CDPQ Infra has announced a partnership with the Union des producteurs agricoles du Québec (UPA) and the Communauté métropolitaine de Montréal (CMM). This partnership will enable the creation of an agricultural land trust and, eventually, a metropolitan agricultural park, to promote the use of agricultural land and its activities, thereby helping to limit urban sprawl around the Réseau électrique métropolitain’s (REM) future South Shore terminal station. This initiative is a first between a project promoter, the UPA, and the CMM.
“Through this agreement, we are laying the groundwork for a unique initiative to promote the use of agricultural land located around the South Shore terminal station. This initiative aims not only to protect this land but also to help curb urban sprawl by boosting agricultural activity in this sector. The agreement demonstrates that by teaming with quality partners, the REM advances ideas and initiatives that benefit Greater Montréal. We will continue to improve the project right up until the first trains are in operation,” said Macky Tall, president and chief executive officer of CDPQ Infra.
Principles of the agricultural land trust
During the REM project consultation process, CDPQ Infra and the UPA discussed ways to limit the potential impact of the South Shore terminal station on urban sprawl. This concern was expressed particularly by the City of Brossard and the agglomeration of Longueuil. Furthermore, an agricultural trust concept was advanced by Équiterre, Vivre en ville, the Regroupement national des conseils régionaux de l’environnement du Québec, and the David Suzuki Foundation. Based on this idea, CDPQ Infra and UPA management worked together towards the agreement.
The land trust, supported by CDPQ Infra, will be created in partnership with the UPA. Following the required government authorization for the South Shore terminal station to be built on agricultural land, this trust will ensure that the acquired land is cultivated. This trust will therefore protect the acquired land and ensure its long-term agricultural focus. It will serve as an innovative tool for conserving and enhancing South Shore agricultural land.
The land trust could also encourage the use of metropolitan woodlands around the terminal, by becoming a recreational-tourism destination (pedestrian links, walking trails) easily accessible through the REM.
The CMM will work with CDPQ Infra and the UPA to agree on a plan to implement a metropolitan agricultural park, in accordance with the Plan métropolitain d’aménagement et de développement, whose objective is to increase the area of cultivated land by six per cent.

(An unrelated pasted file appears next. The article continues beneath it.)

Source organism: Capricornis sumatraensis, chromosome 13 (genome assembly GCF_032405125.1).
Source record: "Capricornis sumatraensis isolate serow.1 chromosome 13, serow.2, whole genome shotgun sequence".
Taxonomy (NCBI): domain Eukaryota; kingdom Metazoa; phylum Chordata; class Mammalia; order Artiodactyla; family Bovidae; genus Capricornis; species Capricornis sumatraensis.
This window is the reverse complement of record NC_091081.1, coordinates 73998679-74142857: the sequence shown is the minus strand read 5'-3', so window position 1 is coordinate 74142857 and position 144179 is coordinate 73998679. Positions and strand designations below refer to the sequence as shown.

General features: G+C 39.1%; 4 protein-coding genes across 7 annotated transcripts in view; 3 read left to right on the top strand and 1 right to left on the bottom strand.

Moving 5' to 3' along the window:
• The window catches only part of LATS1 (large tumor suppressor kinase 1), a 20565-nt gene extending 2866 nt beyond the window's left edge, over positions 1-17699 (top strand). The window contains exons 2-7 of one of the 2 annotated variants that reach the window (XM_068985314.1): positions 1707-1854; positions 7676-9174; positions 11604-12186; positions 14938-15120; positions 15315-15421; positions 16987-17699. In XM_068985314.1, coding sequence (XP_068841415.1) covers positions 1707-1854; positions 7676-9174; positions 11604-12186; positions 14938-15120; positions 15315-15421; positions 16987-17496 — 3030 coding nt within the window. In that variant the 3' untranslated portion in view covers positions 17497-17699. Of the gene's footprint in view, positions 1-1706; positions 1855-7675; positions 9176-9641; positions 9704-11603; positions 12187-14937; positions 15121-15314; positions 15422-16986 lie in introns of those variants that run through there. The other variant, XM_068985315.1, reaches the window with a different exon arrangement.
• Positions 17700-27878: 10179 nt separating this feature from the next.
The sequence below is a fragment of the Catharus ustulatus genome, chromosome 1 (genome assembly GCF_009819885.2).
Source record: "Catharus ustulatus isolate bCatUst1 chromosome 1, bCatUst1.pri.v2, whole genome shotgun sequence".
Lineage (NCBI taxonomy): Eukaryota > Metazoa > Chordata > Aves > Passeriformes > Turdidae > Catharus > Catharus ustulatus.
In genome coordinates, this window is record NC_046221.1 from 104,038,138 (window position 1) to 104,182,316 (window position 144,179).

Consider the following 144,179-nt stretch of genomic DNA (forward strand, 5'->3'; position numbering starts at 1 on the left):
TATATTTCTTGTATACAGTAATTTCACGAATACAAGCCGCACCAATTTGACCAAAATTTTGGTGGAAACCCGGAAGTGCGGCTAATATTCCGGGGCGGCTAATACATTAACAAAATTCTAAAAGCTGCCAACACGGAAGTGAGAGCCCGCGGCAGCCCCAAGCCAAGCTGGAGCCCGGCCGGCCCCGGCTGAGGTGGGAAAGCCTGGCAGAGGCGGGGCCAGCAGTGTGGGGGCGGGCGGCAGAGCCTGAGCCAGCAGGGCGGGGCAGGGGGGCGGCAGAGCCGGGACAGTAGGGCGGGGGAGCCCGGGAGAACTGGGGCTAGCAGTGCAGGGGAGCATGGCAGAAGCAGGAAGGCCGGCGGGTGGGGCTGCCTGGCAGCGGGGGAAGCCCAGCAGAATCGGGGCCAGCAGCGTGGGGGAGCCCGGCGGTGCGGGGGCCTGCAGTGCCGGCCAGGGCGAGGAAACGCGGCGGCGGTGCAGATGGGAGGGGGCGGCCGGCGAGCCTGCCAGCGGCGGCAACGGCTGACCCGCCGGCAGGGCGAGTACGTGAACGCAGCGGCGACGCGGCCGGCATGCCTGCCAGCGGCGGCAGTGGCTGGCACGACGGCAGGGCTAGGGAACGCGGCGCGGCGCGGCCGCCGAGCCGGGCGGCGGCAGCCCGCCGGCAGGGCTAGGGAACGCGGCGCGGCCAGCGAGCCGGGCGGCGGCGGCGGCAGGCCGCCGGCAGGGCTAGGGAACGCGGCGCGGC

New project improvements to meet expressed needs
Numerous concrete improvements have been made to the REM project, in addition to the creation of a land trust. Improvements include the addition of three new stations and two connections to the Montréal metro, the acquisition of an aerial structure at CN to bypass two heritage buildings and the closure of three streets, extension of an existing tunnel so as not to affect the Des Sources nature park, and the planting of 250,000 trees to offset GHG emissions during the construction phase. These improvements demonstrate the benefits of the continuous engineering approach for this project, which facilitates ongoing improvements to the project throughout all development stages, ensuring that the population’s needs are heard and considered.
As part of this approach, meetings with municipalities and transit authorities continued to be held regularly over recent months. Through these workshops, several needs have been identified. New concrete improvements to the project have been proposed to address these demands.
The addition of 40 cars to the initial REM fleet brings the total to 240 cars, a significant improvement. This addition will increase service frequency by 20 per cent during peak times throughout the network. Furthermore, it is estimated that approximately 10 per cent of REM users will favour this new line, therefore reducing pressure on the Orange line at peak times. For example, frequency on the main section of the REM, which serves 14 stations, going from the South Shore terminal to the Bois-Franc station, will increase during peak times from one departure every 3 minutes, to one every 2.5 minutes. The 12 additional departures will make it possible to carry an additional 7,200 users.
To ensure better integration of the REM and traffic fluidity around the stations, the project will also include the construction of new railway bridges, pedestrian walkways and access roads, in addition to the relocation of some stations, overpasses and parking facilities.
All these improvements to the original project bring the cost estimate to approximately $6 billion, compared to the previously estimated $5.9 billion. These additions, which are estimated at $140 million, will better meet the needs expressed in the consultations conducted by CDPQ Infra.
The improvements will provide concrete benefits to users and communities in three priority areas:
- Increased service frequency;
- Greater fluidity in user travel; and
- Better integration of the REM with urban development plans, existing public transit systems and the environment.
They illustrate CDPQ Infra’s commitment and its innovative approach to addressing local community needs and facilitating integration of the project into metropolitan area planning.